When Kapka Kassabova was in her late thirties, she decided to return to the place where she had grown up, but had not seen for 25 years: the borderlands of eastern Thrace, where Bulgaria, Greece and Turkey meet. Her parents were Bulgarian scientists who, after a spell in the UK, had settled in New Zealand, where, she writes, the Kiwi speech made “fish” sound like “fush” and “chips” like “chups”, where the stars were rearranged and the seasons inverted: an “upside-down world, but then it always is, for the immigrant”. It is again as an immigrant, a wanderer, that Kassabova – who now lives in the Scottish Highlands – went to find the forbidden places of her childhood.
“Forbidden” because her early years were confined by the militarised border that separated the three countries, acting as a cut-off line between the Warsaw Pact states of the Soviet bloc and Nato members, in the Western sphere of influence. Though the end of the Cold War and shared EU membership “softened” the border between Greece and Bulgaria, it was once “deadly”, she says, and it “remains prickly with dread to this day”. This is an exceptional book, a tale of travelling and listening closely, and it brings something altogether new to the mounting literature on the story of modern migration.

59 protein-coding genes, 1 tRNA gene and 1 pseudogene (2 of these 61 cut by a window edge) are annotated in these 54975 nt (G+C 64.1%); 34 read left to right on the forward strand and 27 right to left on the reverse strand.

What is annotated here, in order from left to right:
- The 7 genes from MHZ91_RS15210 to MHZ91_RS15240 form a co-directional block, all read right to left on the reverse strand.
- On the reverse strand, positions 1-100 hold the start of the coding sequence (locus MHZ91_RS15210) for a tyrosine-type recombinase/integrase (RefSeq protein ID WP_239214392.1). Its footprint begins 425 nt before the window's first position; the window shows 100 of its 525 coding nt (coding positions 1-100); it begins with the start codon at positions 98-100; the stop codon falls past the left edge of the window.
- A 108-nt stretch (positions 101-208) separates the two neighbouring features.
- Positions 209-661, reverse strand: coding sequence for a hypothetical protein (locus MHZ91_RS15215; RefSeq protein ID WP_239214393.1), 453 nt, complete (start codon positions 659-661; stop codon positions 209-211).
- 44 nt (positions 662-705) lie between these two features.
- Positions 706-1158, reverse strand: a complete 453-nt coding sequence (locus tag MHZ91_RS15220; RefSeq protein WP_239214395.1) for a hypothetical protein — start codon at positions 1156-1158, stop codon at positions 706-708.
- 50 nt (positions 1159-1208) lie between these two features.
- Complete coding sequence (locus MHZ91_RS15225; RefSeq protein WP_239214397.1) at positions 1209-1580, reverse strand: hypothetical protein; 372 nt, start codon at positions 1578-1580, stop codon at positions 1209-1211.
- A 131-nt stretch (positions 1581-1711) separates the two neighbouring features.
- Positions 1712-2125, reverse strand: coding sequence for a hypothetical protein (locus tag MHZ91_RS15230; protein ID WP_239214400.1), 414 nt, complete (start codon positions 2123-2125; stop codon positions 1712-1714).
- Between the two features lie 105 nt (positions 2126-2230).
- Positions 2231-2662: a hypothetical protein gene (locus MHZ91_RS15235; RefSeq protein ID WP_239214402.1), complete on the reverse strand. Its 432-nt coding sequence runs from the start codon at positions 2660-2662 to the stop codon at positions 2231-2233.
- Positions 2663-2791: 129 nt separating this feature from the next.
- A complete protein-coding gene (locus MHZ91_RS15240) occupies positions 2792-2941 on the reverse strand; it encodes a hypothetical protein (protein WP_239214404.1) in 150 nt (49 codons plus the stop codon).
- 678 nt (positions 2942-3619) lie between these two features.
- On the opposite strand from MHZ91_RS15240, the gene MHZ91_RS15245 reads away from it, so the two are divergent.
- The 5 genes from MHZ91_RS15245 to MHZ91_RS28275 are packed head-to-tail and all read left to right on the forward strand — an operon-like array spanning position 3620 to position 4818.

Kassabova started her journey on the Black Sea, dropped westwards to the border plains of Thrace, crossed the passes of the Rhodope Mountains, and made her way in a circle back to the sea again. (A better map would have been invaluable.) Everywhere she went she paused, took time to make friends and hear people’s stories, to look at her surroundings and understand them, to meditate on the nature of borders and to remember her own confined childhood, when she first became conscious that, unlike other holidaymakers to the Black Sea, she was not free to leave Bulgaria. A border, she writes, is something that you carry inside you without knowing. Like Freya Stark, who also wandered through remote parts, Kassabova has a gift for relating the past to the present: Herodotus, Atatürk and the Greek gods all accompany her on her travels.